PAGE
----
Grant Compliance Requirements – All grant recipients will be required to satisfy the administrative and national policy requirements generally applicable to DOE grants. In addition, however, grantees must adhere to special provisions relating to work funded under the ARRA, including special reporting requirements. Patton Boggs has been and will continue to advise clients on what needs to be done to stay in compliance with all grant requirements.



    FERC Developments - Recovery of Smart Grid Costs and Demand Response Issues

    Utility Recovery Of Smart Grid Costs – When FERC issued its Smart Grid Policy Statement last summer, the Commission advised that it would allow utilities to make “single issue” rate filings to recover Smart Grid investment costs, without the burden of submitting a full-blown rate case covering other revenues and costs. FERC also established criteria that a rate applicant must meet for its costs to be eligible for recovery, including a demonstration that: (1) the Smart Grid facilities will advance the goals of Section 1301 of the Energy Independence and Security Act of 2007 (EISA); (2) the reliability and security of the bulk-power system will not be adversely affected by the deployment of the Smart Grid facilities; and (3) the rate applicant has minimized the possibility of stranded investment in Smart Grid equipment (particularly in view of the fact that final interoperability standards have not yet been adopted). In addition, FERC included a requirement that the applicant share information on its Smart Grid project with the DOE’s Smart Grid Clearinghouse.

    Utilities are now beginning to take FERC up on its offer to allow recovery of Smart Grid costs in interstate transmission rates through “single issue” filings. In conjunction with their grant applications to DOE, utilities are asking FERC to declare that they can recover from transmission ratepayers 50 percent of the total Smart Grid project costs that must be matched by an applicant when a Smart Grid investment grant is awarded by DOE.

    For example, in September of 2009, Pacific Gas and Electric Company (PG&E) submitted a petition asking FERC to declare that PG&E can recover, in interstate transmission rates, $25 million in investment costs for a Smart Grid synchrophasor project. These costs relate to the installation or upgrading of approximately 25 synchrophasor measurement devices, together with communication infrastructure. The synchrophasor technology uses time-synchronized measurement of critical system operating parameters to inform operators of potential wide-area reliability concerns, in real-time, and identify actions that can be taken to mitigate the impacts.

    It is relatively common for utilities to submit filings with state regulatory commissions to recover the costs of “advanced” or “smart” meters in rates charged to retail customers. PG&E’s filing, however, is the first filing at FERC seeking regulatory assurance that it can recover Smart Grid costs in interstate transmission rates charged to wholesale customers. Strategically, there can be advantages to filing for cost recovery at FERC, rather than in the states. We expect this new trend to continue.

    Proposed New FERC Regulations Incorporating Business Practice Standards for Demand Response Services and Products - It is common in the electric and natural gas industries for an organization, known as the North American Energy Standards Board (NAESB), to develop business practice standards related to common transactional formats and communication protocols. These standards typically are developed through a consensus-building process that takes into account the views of multiple companies in these industries.

    Following the issuance of a Notice of Proposed Rulemaking (NOPR) and the receipt of industry comments, FERC is now poised to adopt new regulations incorporating business practice standards developed by the Wholesale Electric Quadrant of NAESB for demand response services and products. The standards are designed to categorize demand response products and services and support the measurement and verification of these products and services in wholesale electric markets.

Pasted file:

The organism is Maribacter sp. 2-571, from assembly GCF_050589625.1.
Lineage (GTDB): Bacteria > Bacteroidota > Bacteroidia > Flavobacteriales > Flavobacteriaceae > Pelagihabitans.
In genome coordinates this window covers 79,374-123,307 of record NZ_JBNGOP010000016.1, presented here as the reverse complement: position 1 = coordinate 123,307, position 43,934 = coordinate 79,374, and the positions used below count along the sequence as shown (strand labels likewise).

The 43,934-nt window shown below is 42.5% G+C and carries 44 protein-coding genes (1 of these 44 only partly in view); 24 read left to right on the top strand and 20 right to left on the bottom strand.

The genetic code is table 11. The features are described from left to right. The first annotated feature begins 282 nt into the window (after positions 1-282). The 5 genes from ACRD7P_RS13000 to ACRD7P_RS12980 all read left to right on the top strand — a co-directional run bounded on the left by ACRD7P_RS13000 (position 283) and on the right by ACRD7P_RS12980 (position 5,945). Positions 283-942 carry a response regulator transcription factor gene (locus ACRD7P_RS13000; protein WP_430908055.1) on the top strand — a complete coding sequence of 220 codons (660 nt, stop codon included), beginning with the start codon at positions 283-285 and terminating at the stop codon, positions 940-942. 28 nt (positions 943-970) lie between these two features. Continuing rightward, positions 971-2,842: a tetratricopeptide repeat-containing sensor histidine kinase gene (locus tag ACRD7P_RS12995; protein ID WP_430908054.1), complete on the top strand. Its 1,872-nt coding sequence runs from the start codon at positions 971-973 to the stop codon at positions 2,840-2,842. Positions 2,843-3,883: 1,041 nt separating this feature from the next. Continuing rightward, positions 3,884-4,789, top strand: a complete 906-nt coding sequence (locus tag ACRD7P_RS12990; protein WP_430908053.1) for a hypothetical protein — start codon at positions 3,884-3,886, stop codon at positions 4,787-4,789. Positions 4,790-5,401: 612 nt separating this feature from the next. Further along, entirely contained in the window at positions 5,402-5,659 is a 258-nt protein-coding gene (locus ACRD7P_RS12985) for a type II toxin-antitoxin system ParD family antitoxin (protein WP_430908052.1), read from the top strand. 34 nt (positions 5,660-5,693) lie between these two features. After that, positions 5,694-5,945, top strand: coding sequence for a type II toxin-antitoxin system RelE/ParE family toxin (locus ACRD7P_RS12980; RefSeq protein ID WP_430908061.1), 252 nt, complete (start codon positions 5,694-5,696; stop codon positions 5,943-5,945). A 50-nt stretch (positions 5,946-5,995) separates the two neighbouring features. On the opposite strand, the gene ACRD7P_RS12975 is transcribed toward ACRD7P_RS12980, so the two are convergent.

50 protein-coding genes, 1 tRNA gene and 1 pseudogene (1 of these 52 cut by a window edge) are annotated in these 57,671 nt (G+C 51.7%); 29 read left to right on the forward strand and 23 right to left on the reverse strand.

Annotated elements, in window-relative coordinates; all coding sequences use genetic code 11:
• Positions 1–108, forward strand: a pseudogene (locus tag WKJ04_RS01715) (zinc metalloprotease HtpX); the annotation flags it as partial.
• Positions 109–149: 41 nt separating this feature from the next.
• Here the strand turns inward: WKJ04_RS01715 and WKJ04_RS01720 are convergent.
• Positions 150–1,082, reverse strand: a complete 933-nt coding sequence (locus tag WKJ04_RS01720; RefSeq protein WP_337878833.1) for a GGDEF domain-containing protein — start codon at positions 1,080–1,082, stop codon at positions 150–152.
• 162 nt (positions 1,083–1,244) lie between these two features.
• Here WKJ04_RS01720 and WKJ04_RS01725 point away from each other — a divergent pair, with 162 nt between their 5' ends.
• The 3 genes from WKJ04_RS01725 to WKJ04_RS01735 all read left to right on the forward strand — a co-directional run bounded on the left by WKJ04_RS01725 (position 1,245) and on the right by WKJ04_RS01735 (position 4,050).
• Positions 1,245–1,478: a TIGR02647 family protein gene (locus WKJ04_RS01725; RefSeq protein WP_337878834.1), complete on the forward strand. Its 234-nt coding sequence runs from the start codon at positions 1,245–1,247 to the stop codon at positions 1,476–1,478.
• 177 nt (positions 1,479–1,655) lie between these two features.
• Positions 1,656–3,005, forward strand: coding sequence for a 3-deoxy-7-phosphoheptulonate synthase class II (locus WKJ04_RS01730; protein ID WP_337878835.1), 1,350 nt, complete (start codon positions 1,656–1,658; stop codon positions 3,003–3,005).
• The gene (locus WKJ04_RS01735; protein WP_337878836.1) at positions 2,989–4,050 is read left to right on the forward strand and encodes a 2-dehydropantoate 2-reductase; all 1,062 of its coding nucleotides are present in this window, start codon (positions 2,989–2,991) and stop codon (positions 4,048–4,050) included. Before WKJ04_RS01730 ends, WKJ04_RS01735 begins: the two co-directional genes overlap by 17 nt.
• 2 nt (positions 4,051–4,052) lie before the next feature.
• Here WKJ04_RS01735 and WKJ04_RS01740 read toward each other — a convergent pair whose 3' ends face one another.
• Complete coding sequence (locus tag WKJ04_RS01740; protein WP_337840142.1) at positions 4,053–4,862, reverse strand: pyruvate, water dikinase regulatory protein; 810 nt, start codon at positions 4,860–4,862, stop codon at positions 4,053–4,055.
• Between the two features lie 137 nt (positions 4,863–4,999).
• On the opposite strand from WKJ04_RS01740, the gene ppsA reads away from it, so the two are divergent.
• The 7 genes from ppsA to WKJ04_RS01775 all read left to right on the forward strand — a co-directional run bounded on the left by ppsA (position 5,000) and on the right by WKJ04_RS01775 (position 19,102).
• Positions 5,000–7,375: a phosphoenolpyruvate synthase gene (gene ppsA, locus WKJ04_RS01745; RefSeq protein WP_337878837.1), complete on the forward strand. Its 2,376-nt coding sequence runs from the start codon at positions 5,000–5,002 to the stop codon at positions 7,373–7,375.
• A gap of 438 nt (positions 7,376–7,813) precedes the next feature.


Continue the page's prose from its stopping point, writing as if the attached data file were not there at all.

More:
FERC Seeks Comments On National Demand Response Plan - Pursuant to Section 529 of the EISA, FERC is developing a National Action Plan on Demand Response (National Plan). It recently released a “Discussion Draft” on possible elements of this plan, including proposed strategies and activities designed to:

    • provide technical assistance to the states – such as conducting educational programs and training, building a panel of demand response experts, sponsoring technical papers and establishing demand response assistance and grant programs; 
    • develop and implement a national communications program – such as conducting market research, developing consumer-friendly terminology for demand response, developing consistent messaging that resonates with consumers and distributing materials to utilities and other demand response service providers to use in their own communication campaigns; and 
    • provide tools and materials – such as estimation tools, standards and protocols for demand response, as well as information on how to design a pilot demand response program and guidelines for dynamic pricing.

    For purposes of developing this National Plan, FERC is interpreting the term “demand response” broadly to encompass a variety of consumer actions and technologies affecting load profiles. It would include customer responses to reliability or price signals sent electronically by electric system operators in near or real-time, including, for example, the use of “smart” appliances in offices or homes that enable customers to reduce their demands for electric energy. It also would encompass the deployment of devices that can manage demand, as needed, to integrate variable generation sources (such as wind farms and rooftop solar systems) and provide grid services (such as frequency regulation and operating reserves). FERC envisions that demand response can be used to, among other things, shift energy consumption from peak to off-peak hours and encourage nighttime charging of home energy storage systems, including electric vehicles. Not only may customers reduce their own consumption of electric energy, but electric energy may be drawn from storage devices, such as plug-in electric vehicle batteries, to provide grid services.